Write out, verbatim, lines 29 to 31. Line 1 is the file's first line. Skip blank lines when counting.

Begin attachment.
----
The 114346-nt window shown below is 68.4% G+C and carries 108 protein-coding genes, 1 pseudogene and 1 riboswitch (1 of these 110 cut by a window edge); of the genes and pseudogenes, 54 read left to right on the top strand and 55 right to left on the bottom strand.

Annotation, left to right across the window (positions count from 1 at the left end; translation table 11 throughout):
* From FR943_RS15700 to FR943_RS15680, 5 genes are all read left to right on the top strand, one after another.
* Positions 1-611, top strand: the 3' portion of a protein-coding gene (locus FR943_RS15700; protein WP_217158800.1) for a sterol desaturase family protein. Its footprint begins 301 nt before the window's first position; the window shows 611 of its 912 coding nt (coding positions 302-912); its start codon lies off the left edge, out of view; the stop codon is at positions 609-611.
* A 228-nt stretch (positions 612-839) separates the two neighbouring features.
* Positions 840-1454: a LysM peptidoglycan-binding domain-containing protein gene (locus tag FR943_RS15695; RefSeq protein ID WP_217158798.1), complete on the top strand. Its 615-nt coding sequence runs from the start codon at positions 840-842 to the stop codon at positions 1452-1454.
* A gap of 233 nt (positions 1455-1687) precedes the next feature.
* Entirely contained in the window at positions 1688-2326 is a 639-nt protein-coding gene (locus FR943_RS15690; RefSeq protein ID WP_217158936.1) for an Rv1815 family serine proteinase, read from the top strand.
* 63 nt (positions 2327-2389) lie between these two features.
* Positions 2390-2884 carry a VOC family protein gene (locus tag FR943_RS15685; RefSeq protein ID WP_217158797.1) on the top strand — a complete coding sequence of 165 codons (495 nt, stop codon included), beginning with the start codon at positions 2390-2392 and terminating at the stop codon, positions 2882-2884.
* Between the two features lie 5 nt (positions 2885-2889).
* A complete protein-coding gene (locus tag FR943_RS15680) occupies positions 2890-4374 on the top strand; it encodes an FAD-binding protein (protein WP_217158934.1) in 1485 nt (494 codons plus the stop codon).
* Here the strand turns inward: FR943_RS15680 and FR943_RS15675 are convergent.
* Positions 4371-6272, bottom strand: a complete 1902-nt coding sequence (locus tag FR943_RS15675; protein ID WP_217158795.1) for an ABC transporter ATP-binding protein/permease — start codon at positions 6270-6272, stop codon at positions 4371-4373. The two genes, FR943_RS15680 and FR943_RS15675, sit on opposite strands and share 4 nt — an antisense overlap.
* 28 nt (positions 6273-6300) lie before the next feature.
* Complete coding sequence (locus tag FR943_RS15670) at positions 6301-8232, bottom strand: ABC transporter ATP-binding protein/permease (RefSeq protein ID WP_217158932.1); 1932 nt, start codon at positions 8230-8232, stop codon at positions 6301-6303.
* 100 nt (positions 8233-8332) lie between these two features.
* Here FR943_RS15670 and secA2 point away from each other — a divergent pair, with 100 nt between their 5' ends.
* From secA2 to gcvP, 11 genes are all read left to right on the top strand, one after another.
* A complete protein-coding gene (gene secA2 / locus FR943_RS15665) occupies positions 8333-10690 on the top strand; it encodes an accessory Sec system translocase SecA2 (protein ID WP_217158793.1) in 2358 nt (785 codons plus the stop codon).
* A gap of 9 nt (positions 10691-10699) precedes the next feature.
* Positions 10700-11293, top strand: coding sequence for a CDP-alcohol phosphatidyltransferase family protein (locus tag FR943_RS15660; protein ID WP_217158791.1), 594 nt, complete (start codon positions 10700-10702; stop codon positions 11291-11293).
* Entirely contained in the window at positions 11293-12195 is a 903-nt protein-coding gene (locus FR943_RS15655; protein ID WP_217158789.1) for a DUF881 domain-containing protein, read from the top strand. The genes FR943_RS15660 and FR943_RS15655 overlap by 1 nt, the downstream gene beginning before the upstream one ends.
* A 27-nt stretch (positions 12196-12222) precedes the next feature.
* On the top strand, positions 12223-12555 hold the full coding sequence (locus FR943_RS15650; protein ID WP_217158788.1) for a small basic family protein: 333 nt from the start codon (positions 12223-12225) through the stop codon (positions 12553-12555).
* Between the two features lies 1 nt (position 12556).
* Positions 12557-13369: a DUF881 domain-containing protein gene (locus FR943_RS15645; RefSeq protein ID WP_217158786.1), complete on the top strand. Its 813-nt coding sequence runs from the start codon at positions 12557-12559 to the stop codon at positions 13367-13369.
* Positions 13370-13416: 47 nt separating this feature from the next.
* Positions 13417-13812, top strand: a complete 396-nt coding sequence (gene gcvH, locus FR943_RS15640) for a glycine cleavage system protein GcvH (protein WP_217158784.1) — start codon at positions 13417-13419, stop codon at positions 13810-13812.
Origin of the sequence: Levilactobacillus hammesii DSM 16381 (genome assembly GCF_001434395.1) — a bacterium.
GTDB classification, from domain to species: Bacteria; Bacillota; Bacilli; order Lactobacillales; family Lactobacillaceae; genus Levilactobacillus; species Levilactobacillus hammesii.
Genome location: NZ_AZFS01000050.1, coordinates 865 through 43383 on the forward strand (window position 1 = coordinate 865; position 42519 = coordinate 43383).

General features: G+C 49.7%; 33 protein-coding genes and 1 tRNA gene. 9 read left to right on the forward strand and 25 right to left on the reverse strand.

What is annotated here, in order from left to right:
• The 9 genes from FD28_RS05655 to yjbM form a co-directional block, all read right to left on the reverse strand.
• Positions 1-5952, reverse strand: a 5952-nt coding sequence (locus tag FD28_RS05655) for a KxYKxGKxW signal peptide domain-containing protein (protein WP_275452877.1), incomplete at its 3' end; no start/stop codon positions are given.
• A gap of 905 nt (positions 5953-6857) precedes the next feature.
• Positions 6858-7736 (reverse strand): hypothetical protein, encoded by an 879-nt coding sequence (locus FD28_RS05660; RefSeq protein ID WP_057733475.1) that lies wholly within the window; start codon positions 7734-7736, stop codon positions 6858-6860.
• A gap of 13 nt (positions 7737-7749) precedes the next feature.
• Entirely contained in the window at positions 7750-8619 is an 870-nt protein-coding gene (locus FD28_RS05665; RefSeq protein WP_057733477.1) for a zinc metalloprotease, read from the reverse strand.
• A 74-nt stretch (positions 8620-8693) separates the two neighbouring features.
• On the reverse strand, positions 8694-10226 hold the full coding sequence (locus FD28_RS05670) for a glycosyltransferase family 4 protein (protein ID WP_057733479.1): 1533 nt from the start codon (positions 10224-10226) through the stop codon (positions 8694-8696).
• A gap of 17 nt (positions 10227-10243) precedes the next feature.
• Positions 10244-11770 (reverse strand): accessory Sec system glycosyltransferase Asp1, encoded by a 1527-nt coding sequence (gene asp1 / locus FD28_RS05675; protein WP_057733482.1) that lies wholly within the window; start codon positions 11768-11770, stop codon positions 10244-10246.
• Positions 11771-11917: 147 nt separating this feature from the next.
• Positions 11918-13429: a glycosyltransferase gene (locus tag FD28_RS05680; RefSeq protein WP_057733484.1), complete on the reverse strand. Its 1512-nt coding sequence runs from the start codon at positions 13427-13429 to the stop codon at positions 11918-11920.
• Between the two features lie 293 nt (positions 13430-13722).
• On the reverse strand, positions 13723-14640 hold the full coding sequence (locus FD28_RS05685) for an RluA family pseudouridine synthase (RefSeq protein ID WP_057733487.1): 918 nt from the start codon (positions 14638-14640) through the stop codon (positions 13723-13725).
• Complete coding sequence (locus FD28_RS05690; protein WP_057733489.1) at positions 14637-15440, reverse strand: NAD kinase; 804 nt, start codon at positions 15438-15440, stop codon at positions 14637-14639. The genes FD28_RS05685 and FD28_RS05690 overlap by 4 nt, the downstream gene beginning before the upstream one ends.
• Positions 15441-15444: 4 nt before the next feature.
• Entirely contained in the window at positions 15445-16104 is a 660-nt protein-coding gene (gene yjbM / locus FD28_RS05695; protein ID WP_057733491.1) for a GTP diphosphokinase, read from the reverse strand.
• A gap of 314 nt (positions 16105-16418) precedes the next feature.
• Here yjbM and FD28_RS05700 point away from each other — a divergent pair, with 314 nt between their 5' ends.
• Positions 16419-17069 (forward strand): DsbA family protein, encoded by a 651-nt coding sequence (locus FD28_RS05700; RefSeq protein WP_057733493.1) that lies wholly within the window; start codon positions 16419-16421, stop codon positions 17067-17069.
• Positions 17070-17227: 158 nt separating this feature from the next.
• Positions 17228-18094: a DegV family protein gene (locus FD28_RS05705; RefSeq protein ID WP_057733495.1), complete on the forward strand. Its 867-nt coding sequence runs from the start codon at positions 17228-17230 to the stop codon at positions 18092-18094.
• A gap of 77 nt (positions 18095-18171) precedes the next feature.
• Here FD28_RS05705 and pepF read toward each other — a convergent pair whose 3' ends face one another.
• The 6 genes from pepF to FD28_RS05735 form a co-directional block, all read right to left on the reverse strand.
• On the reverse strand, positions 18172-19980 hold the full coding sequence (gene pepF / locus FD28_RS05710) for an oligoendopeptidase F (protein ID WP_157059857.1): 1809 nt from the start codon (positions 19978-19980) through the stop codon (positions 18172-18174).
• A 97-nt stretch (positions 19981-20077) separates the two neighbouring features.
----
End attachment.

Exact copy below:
* Positions 13417-13812, top strand: a complete 396-nt coding sequence (gene gcvH, locus FR943_RS15640) for a glycine cleavage system protein GcvH (protein WP_217158784.1) — start codon at positions 13417-13419, stop codon at positions 13810-13812.
Origin of the sequence: Levilactobacillus hammesii DSM 16381 (genome assembly GCF_001434395.1) — a bacterium.
GTDB classification, from domain to species: Bacteria; Bacillota; Bacilli; order Lactobacillales; family Lactobacillaceae; genus Levilactobacillus; species Levilactobacillus hammesii.